• Danik Bates

Tales from Newfoundland: A tour of the Western Brook Pond

Updated: May 7

Yes, I have done a tour on a pond. But pond’s are not big you say? Well, in Newfoundland, Canada’s easternmost province, a pond is their word for lake and one particular pond I came across was the Western Brook Pond, located on the western edge of the Gros Morne National Park.

To be honest, it’s actually a fjord. However this is one fjord which has been on my ‘bucket list’ for a while and when in Newfoundland, it just had to be ticked off. I booked my ticket in advance as during the ‘tourist season’ (which runs from July to August due to the weather around these parts), and collected them from their ticket booth located in Ocean View Hotel in Rocky Harbor, located about twenty minute drive south of Western Pond. It is easier to book or collect tickets from here, as I was told that the credit card machine might not work at Western Brook Pond due to its location and connecting the machine to a server.

Starting early from my hotel in Rocky Harbor, I drove twenty minutes north on route 430 until I saw a signpost on the right hand sign saying ‘Western Brook Pond’. If visitors are running late and have to drive to this location, don’t speed. There are moose and bears lurking in the trees but I didn’t see any that morning. It was a splendid drive with the Gulf of Saint Lawrence to my left and the mountains appearing above the forests to the right. After parking up I can tell you that the toilet block here came in very handy. After this point, it will take forty-five minutes to an hour to walk to Western Brook Pond.

It’s a strange pond (or lake) or even fjord. This is because this is the only fjord I have come across in the world which isn’t connected to the sea. I was walking past mini ponds between the sea and the fjord. The scenery around here is flat but beautiful. Don’t get me wrong, the walk is very pleasant on the gravel track, with no sounds apart from birds in the trees nearby.

I arrived at the pond to see a huge crowd of people got here even earlier than me to get the best places on the boat. The boats were small, two storeys high in both and everyone wanted the top deck (as there were limited seating). I can’t be bothered to play that game anymore and make sure I had a nice cup of tea from the cafe here (and an emergency toilet stop just in case the water got rough during the boat tour). It was first thing in the morning, a hike was done, nature was cooling and I had cups of tea. What more could make me happy….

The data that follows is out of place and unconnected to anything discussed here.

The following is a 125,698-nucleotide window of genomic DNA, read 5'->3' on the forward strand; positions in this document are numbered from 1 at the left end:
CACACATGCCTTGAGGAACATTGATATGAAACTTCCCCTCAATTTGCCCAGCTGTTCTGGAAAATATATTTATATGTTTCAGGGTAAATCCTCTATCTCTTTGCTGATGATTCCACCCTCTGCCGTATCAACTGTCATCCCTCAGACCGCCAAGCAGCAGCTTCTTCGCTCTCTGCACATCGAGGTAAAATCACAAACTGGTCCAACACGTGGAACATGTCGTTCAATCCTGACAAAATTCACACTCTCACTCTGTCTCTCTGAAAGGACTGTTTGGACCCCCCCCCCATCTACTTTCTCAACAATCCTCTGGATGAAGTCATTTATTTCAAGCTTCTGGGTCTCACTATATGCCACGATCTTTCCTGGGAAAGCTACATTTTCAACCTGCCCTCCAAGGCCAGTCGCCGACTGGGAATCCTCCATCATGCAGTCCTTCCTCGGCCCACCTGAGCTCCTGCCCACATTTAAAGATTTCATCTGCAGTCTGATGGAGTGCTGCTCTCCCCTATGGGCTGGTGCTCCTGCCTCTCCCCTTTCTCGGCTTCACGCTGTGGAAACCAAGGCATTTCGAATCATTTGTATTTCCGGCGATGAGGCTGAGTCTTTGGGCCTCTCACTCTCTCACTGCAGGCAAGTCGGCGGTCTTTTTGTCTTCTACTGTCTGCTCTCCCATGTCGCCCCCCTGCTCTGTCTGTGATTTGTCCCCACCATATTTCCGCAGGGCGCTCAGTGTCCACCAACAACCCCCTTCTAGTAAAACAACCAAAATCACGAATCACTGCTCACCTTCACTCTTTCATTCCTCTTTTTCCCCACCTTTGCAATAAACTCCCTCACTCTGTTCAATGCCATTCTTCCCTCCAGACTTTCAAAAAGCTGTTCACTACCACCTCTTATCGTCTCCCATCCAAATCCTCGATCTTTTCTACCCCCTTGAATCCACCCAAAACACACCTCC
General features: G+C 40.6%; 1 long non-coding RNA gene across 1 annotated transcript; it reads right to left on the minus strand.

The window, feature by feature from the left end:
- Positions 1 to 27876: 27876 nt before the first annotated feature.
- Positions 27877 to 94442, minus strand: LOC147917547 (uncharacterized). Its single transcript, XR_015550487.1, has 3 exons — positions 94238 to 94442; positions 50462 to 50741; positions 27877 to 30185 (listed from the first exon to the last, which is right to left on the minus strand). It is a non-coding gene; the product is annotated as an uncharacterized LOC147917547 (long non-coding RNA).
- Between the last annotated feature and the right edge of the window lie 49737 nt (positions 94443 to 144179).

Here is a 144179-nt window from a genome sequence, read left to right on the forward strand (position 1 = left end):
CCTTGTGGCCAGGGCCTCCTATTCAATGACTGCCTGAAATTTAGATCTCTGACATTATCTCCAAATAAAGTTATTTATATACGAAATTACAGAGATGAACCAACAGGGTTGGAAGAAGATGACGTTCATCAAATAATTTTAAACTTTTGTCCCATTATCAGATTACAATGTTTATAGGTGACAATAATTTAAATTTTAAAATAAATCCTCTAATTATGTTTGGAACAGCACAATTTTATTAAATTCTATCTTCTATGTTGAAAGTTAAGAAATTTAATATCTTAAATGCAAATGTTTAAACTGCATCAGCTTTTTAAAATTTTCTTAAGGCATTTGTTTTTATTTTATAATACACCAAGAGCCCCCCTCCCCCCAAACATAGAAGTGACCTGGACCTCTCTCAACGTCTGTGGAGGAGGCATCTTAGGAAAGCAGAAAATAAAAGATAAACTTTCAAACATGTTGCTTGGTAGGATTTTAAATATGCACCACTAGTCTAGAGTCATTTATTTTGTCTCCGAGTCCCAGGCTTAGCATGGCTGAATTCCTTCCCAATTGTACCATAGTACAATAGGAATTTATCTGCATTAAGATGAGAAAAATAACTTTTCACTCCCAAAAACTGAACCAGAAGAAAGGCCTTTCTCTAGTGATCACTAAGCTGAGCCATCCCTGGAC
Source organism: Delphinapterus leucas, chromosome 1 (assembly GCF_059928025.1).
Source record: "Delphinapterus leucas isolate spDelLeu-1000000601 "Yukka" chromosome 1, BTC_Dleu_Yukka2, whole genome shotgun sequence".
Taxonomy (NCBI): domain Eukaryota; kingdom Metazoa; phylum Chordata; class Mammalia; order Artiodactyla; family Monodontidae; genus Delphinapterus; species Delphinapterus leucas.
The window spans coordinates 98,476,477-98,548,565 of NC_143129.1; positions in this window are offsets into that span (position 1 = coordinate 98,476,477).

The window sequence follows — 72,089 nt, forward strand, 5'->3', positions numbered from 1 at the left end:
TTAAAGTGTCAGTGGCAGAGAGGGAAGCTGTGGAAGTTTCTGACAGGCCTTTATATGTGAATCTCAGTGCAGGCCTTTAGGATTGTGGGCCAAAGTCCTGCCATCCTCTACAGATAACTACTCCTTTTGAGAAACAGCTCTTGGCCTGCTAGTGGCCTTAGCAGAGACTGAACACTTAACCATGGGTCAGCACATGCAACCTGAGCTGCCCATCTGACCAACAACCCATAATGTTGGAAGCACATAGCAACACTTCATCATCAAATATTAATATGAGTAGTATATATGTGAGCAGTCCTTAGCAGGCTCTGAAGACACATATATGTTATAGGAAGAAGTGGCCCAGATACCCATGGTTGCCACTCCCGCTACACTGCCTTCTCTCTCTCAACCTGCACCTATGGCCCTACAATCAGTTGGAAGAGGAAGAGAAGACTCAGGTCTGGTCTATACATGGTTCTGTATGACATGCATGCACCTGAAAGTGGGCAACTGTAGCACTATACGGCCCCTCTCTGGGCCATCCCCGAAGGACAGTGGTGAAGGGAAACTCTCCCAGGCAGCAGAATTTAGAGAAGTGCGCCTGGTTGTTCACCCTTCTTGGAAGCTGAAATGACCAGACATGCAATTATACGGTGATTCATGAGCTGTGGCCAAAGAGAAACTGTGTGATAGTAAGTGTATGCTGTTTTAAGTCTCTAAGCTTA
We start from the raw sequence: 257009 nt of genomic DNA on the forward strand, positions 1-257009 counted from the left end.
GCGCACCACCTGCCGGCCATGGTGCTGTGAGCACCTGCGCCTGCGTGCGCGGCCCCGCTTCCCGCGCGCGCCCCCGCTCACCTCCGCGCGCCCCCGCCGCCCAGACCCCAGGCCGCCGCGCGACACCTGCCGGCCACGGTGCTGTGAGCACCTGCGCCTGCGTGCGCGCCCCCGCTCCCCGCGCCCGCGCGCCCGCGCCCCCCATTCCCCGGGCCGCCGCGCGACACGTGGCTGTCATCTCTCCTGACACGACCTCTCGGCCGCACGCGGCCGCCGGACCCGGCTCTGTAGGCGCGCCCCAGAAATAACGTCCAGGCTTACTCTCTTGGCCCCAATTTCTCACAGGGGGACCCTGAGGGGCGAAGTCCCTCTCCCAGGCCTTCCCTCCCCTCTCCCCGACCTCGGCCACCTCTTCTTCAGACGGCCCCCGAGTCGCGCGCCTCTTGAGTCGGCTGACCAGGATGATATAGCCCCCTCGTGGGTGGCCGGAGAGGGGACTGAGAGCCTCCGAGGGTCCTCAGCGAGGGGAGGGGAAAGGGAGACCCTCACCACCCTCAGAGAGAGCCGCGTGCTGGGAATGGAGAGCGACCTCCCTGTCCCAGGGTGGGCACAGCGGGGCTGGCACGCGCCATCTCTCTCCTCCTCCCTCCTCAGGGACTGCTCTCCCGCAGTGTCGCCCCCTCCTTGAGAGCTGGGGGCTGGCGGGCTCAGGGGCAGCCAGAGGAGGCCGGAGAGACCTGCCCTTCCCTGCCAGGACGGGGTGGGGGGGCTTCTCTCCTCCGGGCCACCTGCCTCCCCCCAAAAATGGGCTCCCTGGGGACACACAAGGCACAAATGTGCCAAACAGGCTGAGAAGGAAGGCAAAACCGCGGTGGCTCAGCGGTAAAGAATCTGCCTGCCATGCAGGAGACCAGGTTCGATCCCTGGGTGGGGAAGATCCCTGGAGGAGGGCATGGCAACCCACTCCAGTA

Well, this ...the view of the opening of the fjord. What a sight! I for sure had trouble thinking of ways of describing this scene but it was simply stunning! On the boat I met the two tour guides providing the commentary. A fantastic guy in his forties (I am guessing) who put so much energy when it came to describing stuff along the route and providing information. He would make a great soccer stadium announcer. The young lady did all the French (Quebec-dialect) language to which I understood and was trying to translate some words from their dialect to the French spoken in France. It was all a learning curve. Still the two tour guides made the announcements very enjoyable to listen to.

The views were simply amazing as the boat rode into the heart of the fjord. This has to be one boat tour I won’t forget in a hurry, the dramatic settings made sure of that. The boat rode all sixteen kilometers of the lake to the eastern end (which has a depth of 165 meters) and not for one second did I take my eye off the views. I saw waterfalls cascading down from 2000 feet, one of which is named Pissing Mare Falls (which I couldn’t stop giggling about). I tried to spot the fish here ranging from Atlantic Salmon, Arctic Char and Brook Trout. Did I see the colony of cliff nesting gulls, I did not.

After a while the boat reached the eastern end of the fjord where the boat dropped off a few hikers who were going to hike for a few days to reach the summit of the mountain called Gros Morne (to which the national park is named after). Good luck to them, they had to defend themselves. No toilets, no shops, no nothing. Just forest where the bears and moose like to play.


Arriving back after my two hour tour I decided to have some food before the hike back to the car. They had a good barbecue outside the cafe and had some of the finest hot dogs I have ever had.

Check out my blog post on the different landscapes of Newfoundland here

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